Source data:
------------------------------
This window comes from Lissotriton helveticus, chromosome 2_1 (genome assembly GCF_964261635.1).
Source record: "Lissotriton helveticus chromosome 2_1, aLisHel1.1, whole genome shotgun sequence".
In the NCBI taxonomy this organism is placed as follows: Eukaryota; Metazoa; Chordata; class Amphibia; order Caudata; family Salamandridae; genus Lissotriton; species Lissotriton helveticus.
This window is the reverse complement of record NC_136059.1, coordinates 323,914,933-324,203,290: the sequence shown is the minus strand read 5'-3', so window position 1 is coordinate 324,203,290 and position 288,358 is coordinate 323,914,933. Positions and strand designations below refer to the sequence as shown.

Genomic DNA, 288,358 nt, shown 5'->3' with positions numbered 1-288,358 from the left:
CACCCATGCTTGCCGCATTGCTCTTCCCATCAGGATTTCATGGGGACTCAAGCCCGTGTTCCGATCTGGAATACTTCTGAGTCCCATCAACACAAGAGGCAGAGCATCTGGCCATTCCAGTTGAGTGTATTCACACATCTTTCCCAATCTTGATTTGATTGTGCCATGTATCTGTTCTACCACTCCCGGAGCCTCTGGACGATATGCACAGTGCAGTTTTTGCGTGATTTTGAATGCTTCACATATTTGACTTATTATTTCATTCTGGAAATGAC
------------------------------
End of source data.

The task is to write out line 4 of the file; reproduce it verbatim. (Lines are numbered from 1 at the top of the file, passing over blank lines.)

This window is the reverse complement of record NC_136059.1, coordinates 323,914,933-324,203,290: the sequence shown is the minus strand read 5'-3', so window position 1 is coordinate 324,203,290 and position 288,358 is coordinate 323,914,933. Positions and strand designations below refer to the sequence as shown.